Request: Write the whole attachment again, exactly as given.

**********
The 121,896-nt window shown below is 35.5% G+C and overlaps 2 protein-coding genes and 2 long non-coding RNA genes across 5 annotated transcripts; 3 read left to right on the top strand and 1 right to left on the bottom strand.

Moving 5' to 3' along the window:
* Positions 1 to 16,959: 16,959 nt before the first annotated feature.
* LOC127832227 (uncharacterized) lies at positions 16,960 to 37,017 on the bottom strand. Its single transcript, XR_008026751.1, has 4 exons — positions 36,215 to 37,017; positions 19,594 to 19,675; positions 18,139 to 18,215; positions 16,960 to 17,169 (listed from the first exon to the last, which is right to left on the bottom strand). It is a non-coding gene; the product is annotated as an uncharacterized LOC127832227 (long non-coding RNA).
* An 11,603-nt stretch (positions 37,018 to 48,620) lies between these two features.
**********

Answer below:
The 121,896-nt window shown below is 35.5% G+C and overlaps 2 protein-coding genes and 2 long non-coding RNA genes across 5 annotated transcripts; 3 read left to right on the top strand and 1 right to left on the bottom strand.

Moving 5' to 3' along the window:
* Positions 1 to 16,959: 16,959 nt before the first annotated feature.
* LOC127832227 (uncharacterized) lies at positions 16,960 to 37,017 on the bottom strand. Its single transcript, XR_008026751.1, has 4 exons — positions 36,215 to 37,017; positions 19,594 to 19,675; positions 18,139 to 18,215; positions 16,960 to 17,169 (listed from the first exon to the last, which is right to left on the bottom strand). It is a non-coding gene; the product is annotated as an uncharacterized LOC127832227 (long non-coding RNA).
* An 11,603-nt stretch (positions 37,018 to 48,620) lies between these two features.